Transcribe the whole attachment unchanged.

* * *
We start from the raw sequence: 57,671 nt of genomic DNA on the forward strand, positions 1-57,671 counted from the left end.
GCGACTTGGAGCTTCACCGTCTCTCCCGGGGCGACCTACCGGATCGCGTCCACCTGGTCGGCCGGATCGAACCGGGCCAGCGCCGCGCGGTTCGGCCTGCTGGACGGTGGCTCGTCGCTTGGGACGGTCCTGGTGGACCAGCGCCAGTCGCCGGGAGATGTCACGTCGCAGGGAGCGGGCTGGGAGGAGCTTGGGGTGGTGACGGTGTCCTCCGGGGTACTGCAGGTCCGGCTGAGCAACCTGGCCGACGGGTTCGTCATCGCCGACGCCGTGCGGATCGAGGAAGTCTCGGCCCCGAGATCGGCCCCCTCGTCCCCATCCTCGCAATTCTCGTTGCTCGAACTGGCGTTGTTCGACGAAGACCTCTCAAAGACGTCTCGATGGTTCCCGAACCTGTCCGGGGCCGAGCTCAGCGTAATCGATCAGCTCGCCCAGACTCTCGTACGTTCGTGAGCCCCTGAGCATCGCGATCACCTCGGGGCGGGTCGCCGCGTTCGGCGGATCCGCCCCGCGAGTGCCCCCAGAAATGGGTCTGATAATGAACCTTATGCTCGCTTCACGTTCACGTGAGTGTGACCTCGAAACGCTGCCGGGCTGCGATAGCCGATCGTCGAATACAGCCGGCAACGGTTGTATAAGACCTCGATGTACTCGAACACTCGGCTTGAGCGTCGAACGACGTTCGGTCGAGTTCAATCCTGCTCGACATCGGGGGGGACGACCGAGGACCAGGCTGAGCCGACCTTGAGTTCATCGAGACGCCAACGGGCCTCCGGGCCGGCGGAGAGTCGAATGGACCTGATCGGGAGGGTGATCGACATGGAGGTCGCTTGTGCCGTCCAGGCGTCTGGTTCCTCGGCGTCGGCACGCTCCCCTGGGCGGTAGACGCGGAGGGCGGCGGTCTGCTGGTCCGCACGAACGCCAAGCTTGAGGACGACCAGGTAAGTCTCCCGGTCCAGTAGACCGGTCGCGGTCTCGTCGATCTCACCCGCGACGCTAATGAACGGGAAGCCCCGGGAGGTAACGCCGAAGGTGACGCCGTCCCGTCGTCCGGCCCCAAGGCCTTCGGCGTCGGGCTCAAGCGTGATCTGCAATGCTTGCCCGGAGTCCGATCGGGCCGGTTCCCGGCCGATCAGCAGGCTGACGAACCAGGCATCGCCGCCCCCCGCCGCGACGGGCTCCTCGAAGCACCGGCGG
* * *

We start from the raw sequence: 57,671 nt of genomic DNA on the forward strand, positions 1-57,671 counted from the left end.
GCGACTTGGAGCTTCACCGTCTCTCCCGGGGCGACCTACCGGATCGCGTCCACCTGGTCGGCCGGATCGAACCGGGCCAGCGCCGCGCGGTTCGGCCTGCTGGACGGTGGCTCGTCGCTTGGGACGGTCCTGGTGGACCAGCGCCAGTCGCCGGGAGATGTCACGTCGCAGGGAGCGGGCTGGGAGGAGCTTGGGGTGGTGACGGTGTCCTCCGGGGTACTGCAGGTCCGGCTGAGCAACCTGGCCGACGGGTTCGTCATCGCCGACGCCGTGCGGATCGAGGAAGTCTCGGCCCCGAGATCGGCCCCCTCGTCCCCATCCTCGCAATTCTCGTTGCTCGAACTGGCGTTGTTCGACGAAGACCTCTCAAAGACGTCTCGATGGTTCCCGAACCTGTCCGGGGCCGAGCTCAGCGTAATCGATCAGCTCGCCCAGACTCTCGTACGTTCGTGAGCCCCTGAGCATCGCGATCACCTCGGGGCGGGTCGCCGCGTTCGGCGGATCCGCCCCGCGAGTGCCCCCAGAAATGGGTCTGATAATGAACCTTATGCTCGCTTCACGTTCACGTGAGTGTGACCTCGAAACGCTGCCGGGCTGCGATAGCCGATCGTCGAATACAGCCGGCAACGGTTGTATAAGACCTCGATGTACTCGAACACTCGGCTTGAGCGTCGAACGACGTTCGGTCGAGTTCAATCCTGCTCGACATCGGGGGGGACGACCGAGGACCAGGCTGAGCCGACCTTGAGTTCATCGAGACGCCAACGGGCCTCCGGGCCGGCGGAGAGTCGAATGGACCTGATCGGGAGGGTGATCGACATGGAGGTCGCTTGTGCCGTCCAGGCGTCTGGTTCCTCGGCGTCGGCACGCTCCCCTGGGCGGTAGACGCGGAGGGCGGCGGTCTGCTGGTCCGCACGAACGCCAAGCTTGAGGACGACCAGGTAAGTCTCCCGGTCCAGTAGACCGGTCGCGGTCTCGTCGATCTCACCCGCGACGCTAATGAACGGGAAGCCCCGGGAGGTAACGCCGAAGGTGACGCCGTCCCGTCGTCCGGCCCCAAGGCCTTCGGCGTCGGGCTCAAGCGTGATCTGCAATGCTTGCCCGGAGTCCGATCGGGCCGGTTCCCGGCCGATCAGCAGGCTGACGAACCAGGCATCGCCGCCCCCCGCCGCGACGGGCTCCTCGAAGCACCGGCGG